I couldn’t help myself. Instead of watching two episodes of the series, I added a third to my viewing of Mob Psycho 100. Episode three started driving my interest, introducing another vital character (I’m assuming) in Dimple, while showing Mob hit 100 for the first time. It’s a tremendously fulfilling 23 minutes, and segues nicely into episodes four and five, in which Mob matches up against another esper for the first time. The three episodes feature terrific action, some really strong comedic moments (in fact, at one point I was worried that they would overtake the dramatic elements—they did not), and wonderful character development. The center of the story really takes shape here, both in comedic tones and more dramatically, as a boy with little self-confidence and low emotional maturity (the Mob scale having to do with his emotions is an interesting surprise!) tries to find how to grow while still within the bounds of ideas he holds closely to his heart, such as family, non-violence, and words of wisdom from his mentor. I of course wasn’t watching when the show first premiered, but I imagine this is the point where people stood up and took notice (if they weren’t already aware of the original manga and creator) that this series was something more than a snarky and silly tale.

Episode grades: A-, A-, and B+
Likelihood for completion (1-5): 3,0 (+0.5)

Mob Psycho 100 can be streamed on Crunchyroll.

A Place Further Than the Universe, Episodes 3 and 4

While there’s nothing exceptional in these episodes, Yoromoi continues to demonstrate its quality by quickly but successfully rolling out a tale that we as viewers can see happening (at least in an anime universe) and developing key relationships among the four main characters. I’m especially excited by the addition of the fourth, Yuzuki, whose lonely background was surprisingly heartfelt and who is voiced by one of my very favorite seiyuu, Saori Hayami (joining another of my favorites, Kana Hanazawa, as Shirase). There’s a beautiful blend in her key episode between the emotional scenes and the beautiful theme music of the series, which is a perfect piece to convey a variety of emotions, working in so many scenes of the series so far. Oh, and we get a training camp episode, too, so that’s fun!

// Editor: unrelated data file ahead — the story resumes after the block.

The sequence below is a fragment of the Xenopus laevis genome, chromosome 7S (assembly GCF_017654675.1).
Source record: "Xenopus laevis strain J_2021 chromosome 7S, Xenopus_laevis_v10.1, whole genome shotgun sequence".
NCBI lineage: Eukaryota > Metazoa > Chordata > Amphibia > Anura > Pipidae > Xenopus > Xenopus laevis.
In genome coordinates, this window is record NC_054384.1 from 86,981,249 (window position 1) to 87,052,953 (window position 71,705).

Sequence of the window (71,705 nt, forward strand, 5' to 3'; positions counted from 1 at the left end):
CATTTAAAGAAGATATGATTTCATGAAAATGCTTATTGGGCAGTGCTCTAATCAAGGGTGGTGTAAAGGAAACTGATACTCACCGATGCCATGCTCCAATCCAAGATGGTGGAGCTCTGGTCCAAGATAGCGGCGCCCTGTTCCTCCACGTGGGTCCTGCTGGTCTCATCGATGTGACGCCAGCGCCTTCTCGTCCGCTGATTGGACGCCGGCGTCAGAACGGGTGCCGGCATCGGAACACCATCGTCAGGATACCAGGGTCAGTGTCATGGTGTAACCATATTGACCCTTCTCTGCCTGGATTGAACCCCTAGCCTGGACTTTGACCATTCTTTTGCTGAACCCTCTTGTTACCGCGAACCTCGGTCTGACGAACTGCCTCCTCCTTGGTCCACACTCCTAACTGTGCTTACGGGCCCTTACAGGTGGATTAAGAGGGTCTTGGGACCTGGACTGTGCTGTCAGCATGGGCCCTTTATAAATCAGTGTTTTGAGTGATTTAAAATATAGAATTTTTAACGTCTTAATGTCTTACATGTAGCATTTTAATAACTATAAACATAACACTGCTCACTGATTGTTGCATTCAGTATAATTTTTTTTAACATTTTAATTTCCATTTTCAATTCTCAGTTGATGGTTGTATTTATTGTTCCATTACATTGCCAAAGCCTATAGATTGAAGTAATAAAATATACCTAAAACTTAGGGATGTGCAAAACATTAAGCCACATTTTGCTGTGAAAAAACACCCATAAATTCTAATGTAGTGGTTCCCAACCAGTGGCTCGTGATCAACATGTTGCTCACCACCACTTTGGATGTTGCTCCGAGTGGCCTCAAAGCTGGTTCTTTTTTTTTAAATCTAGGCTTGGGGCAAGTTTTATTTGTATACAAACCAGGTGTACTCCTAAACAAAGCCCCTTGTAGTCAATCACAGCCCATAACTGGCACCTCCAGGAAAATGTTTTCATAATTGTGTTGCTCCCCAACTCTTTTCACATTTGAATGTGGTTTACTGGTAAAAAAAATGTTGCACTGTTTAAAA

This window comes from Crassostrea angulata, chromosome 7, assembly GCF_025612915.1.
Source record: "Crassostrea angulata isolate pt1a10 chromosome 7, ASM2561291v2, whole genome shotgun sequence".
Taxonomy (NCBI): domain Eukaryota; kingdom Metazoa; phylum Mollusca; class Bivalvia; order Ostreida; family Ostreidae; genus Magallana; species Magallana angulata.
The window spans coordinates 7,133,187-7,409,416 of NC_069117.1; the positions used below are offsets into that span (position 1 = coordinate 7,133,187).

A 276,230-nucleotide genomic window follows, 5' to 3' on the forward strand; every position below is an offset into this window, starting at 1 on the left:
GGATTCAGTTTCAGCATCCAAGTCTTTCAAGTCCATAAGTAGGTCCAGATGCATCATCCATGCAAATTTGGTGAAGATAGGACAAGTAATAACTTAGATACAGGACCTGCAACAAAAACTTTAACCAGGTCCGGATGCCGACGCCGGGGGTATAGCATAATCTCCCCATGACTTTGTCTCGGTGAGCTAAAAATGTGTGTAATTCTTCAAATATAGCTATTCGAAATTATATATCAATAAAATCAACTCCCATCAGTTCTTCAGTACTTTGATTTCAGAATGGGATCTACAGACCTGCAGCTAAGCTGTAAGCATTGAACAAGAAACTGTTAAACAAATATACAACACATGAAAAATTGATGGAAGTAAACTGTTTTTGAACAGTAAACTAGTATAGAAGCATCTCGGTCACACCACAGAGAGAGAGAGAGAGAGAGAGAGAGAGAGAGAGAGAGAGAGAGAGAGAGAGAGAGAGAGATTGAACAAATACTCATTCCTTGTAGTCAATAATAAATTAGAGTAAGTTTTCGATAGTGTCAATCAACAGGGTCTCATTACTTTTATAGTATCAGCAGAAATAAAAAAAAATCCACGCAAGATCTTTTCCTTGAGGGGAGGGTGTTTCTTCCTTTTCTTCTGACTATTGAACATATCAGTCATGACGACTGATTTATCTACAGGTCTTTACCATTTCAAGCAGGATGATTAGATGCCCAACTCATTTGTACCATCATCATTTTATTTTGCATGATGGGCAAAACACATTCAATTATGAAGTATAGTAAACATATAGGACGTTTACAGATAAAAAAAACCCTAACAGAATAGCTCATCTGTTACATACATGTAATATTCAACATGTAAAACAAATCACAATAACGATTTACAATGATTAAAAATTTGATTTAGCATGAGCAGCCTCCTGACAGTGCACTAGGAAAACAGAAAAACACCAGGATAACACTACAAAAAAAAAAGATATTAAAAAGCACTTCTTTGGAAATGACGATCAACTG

Episode grades: A- and B
Likelihood for completion (1-5): 5 (no change)

A Place Further Than the Universe can be streamed on Crunchyroll.

Vinland Saga, Episodes 12 and 13

My little project here led me into two episodes that were meant to be watched months apart, as I finished the first cour of Vinland Saga with episode 12 and started the second with number 13. It’s quite a letdown when watched this way, since the first ends with a possible slaughter and defeat of a number of important characters and the next one shows that the potential victors were just grandstanding; the promise of a bloody battle leads to peace talks, not war. Still, these were immensely satisfying episodes because they fully introduced the Arthurian legend into the story, which was only hinted at previously, with Askeladd of all people claiming to be of Arthur’s bloodline. I’ve long had a fascination with that legend, so it’s wondrous to see it mingled in with a story of Vikings, Saxons, Danes, Christians, pagans, and now, Welsh. What I’m not so keen on, though, is the kingly politics, which is starting to be emphasized in the formed of Canute’s father. I’m not sure what it is, but I always sour on anime series that introduce a slovenly and / or cruel king. I don’t think Japanese animators have a good foothold on the idea of western monarchy—much like they do with Catholicism, they paint it without any subtlety, and it brings the creativity in the series to a halt. But I’ll continue forward on the momentum of this new storyline idea and on the emotionally powerful new OP, which promises massive bloodshed, epic showdowns, and tearful deaths. These dozen episodes can’t possibly deliver on all that promise, can it?

Episode grades: B- and B+
Likelihood for completion (1-5): 2.5 (+0.5)

Vinland Saga can be streamed on Amazon Prime.